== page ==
Roland has kindly given me permission to reproduce and share them. There are two links below this post. One is an online flipbook of this collection. The other to download a pdf copy. Before you click on them, please consider the following.

The articles date from February 17, 1971 to January 20, 1978 and record events from about three years before the PCA was established up to the fifth General Assembly. The Presbyterian Journal was founded in 1942 as the Southern Presbyterian Journal to be an independent voice "to challenge the assumptions and activities of the liberals and to return the [Southern Presbyterian] denomination to its biblical moorings.” It ceased publication in 1987. By 1971 the Journal was one of the principle voices calling for a “Continuing Presbyterian Church” out of the Southern Presbyterian Church (PCUS). There were others but none matched the Journal for its reach and influence.

So this is not a dispassionate account of events. It is not an historical narrative. To those far removed from these events it may seem demoded, strange and perhaps a little embarrassing. To some who lived through it, this may seem like replaying the best years of their lives. And that is our problem. And why it will take some work to see how these documents reveal so much about us. Good and bad.

Over the next several weeks I’ll be posting some thoughts about how these events and even the way they’re described are essential in understanding where we are as a church.

If you look at these pages and begin to smirk, wipe it off your face. If you look at these and just see the glory days, you're not seeing it honestly enough. Try again. If we can manage to arrive at some shared agreement of how God worked through men, to paraphrase John Newton, who were men of great faith to a great Savior who where themselves great sinners...maybe we can have the conversation we need.



PDF Download (100 mb)


  1. Interesting to see how various groups of Presbyterians relate their history: http://www.layman.org/the_pcusa_2012_how_we_got_here_-6/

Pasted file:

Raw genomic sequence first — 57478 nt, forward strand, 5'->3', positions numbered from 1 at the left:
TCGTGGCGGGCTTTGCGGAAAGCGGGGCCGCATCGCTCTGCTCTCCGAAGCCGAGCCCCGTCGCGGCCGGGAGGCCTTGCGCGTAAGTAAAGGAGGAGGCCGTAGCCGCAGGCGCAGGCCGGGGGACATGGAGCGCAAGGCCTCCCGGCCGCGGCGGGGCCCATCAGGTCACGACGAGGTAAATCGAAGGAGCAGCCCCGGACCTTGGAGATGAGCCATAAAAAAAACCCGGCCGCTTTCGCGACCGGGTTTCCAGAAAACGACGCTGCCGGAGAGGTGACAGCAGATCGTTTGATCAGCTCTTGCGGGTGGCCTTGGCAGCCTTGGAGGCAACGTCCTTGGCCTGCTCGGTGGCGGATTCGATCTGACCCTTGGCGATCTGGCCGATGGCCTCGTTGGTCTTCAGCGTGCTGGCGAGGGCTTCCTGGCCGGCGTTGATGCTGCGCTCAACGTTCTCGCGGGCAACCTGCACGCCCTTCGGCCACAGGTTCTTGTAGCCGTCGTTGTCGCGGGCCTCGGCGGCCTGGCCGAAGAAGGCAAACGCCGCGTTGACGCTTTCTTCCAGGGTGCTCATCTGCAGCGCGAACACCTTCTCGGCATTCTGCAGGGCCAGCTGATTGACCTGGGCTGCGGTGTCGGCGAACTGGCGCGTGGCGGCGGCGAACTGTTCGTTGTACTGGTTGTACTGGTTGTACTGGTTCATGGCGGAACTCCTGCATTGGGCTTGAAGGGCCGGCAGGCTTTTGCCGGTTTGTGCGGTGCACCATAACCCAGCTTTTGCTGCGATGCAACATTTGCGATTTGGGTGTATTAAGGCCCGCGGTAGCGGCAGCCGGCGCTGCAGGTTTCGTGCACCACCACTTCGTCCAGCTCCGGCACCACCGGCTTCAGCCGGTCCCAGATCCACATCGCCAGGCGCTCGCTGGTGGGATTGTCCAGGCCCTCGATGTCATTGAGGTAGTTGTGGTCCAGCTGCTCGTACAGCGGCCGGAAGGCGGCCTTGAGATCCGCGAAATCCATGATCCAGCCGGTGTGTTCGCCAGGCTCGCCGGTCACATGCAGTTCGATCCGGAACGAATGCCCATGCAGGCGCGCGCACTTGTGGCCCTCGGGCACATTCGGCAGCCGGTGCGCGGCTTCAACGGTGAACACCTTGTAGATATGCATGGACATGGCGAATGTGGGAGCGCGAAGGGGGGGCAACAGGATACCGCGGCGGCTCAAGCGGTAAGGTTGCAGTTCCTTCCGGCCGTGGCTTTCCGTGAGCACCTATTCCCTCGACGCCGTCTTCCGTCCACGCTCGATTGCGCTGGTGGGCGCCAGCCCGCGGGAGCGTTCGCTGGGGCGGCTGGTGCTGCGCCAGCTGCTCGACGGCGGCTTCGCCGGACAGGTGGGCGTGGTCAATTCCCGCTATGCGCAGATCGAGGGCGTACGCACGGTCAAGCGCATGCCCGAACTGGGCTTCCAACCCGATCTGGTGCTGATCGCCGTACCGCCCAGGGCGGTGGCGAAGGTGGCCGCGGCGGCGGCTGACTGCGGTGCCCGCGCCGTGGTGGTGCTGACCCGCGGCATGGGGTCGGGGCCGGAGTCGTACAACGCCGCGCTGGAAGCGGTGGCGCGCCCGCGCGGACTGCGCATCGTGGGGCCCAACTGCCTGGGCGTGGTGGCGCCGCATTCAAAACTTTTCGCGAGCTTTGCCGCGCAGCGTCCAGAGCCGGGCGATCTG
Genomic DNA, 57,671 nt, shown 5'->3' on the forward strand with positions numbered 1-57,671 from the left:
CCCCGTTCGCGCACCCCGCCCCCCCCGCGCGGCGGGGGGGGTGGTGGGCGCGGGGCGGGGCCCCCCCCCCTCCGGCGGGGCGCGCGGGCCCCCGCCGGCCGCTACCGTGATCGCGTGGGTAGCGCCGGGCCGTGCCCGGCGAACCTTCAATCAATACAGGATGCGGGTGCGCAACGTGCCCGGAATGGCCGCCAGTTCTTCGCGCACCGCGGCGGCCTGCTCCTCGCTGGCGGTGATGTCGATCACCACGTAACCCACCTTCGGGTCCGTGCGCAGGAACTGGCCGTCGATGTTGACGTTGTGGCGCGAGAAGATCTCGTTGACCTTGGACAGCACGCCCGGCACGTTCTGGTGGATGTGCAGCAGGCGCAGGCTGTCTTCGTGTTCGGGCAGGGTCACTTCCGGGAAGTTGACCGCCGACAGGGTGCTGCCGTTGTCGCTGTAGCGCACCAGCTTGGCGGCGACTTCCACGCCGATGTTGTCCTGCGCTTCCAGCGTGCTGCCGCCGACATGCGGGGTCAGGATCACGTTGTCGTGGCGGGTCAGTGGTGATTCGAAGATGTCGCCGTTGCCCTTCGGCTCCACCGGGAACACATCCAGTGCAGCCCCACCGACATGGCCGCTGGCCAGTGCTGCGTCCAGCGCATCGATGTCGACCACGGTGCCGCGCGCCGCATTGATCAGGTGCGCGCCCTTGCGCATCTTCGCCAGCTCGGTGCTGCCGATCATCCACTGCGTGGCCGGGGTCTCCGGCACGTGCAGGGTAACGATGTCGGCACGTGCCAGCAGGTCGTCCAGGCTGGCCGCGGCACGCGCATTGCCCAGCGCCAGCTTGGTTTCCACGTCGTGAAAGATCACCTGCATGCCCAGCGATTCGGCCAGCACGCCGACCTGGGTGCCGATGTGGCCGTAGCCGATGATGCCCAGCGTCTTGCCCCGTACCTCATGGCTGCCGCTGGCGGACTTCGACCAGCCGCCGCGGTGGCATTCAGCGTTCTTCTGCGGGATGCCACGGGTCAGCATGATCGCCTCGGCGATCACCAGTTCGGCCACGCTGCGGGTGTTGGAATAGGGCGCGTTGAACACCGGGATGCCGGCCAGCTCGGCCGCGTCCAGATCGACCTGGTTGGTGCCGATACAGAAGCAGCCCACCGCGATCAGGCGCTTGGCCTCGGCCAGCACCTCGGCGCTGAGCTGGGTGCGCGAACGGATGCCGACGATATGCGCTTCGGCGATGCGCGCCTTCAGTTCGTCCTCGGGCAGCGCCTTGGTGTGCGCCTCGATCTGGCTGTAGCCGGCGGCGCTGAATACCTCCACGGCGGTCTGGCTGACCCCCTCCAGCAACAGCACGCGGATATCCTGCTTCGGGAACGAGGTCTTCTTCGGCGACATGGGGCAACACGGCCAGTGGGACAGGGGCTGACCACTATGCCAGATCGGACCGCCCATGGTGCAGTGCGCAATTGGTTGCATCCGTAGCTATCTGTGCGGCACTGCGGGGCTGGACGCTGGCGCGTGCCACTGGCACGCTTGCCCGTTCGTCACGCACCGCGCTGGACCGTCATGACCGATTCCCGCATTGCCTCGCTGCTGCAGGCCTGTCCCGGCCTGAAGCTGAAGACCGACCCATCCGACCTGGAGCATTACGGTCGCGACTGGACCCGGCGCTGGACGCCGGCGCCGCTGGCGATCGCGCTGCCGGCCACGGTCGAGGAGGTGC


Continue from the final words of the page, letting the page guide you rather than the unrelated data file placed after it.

2. Tom - I guess Im thick but I dont quite get the thrust of your argument?

    1. At this point not really an argument. Just trying to make the case that we have little awareness of what shaped us. The current doomsday talk in the PCA is inflated by one side lacking empathy, patience and understanding. Another group is largely unable to see the deep baggage they brought in with them. I'll be making some arguments in the coming weeks.

  3. Can I just mention that you're better off than the ARP?

  4. Dear Tom:

    I hope that it's all right for me to mention my book, The History of the Presbyterian Church in America: The Silver Anniversary Edition. It's available via CE/P Bookstore, or directly from me (with autograph, if requested).

    Frank J. Smith, Ph.D., D.D.
    First ministerial candidate of the PCA
    President, Young American Leaders Association Missionary Training School, Los Angeles, California
    Instructor of Biblical Studies, Belhaven University--Atlanta, Atlanta, Georgia
    Pastor, Northminster Reformed Presbyterian Church (RPCNA), Suwanee, Georgia

  5. I'd add to Frank's suggestion two books:

    (1) To God All Praise and Glory: The Presbyterian Church in America 1973-1998, by Paul G. Settle. A short but perceptive read, all the way through the old Vision Forum and Identity Statement controversies.

    (2) How is the Gold Become Dim: The Decline of the Presbyterian Church US As Reflected in Its Assembly Actions, by Morton H. Smith. The study commissioned by the Steering Committee of the Continuing Church movement from which the PCA was formed. The perceptive reader will see that everything old is new again, and whither these mistakes can lead.

    Mark Rooze

  6. Tom, this is a wholesome contribution for your peers, thank you.

    I was given a hard copy of this collection a few years back. Reading it a couple of times (yeah, geek me) changed some of my expectations about "being PCA".

    Hard copy is more congenial to most folks than newsprint-xeroxed-scanned-pixilated. They are well worth the read, even if that means printing the whole thing.

    Ben Inman

  7. Tom,
    I was there from the beginning, at the founding Presbytery meeting in Boca Raton in 73, 18 years in two PCA Presbyteries, and a western church planter/revitalizer....which did me in. I thank God for the PCA, still observe and read of her life, but am equally thankful to no longer be part of it, and to find life outside of denominational boundaries. Thanks for the thoughtful update.

    Pastor Don Hendricks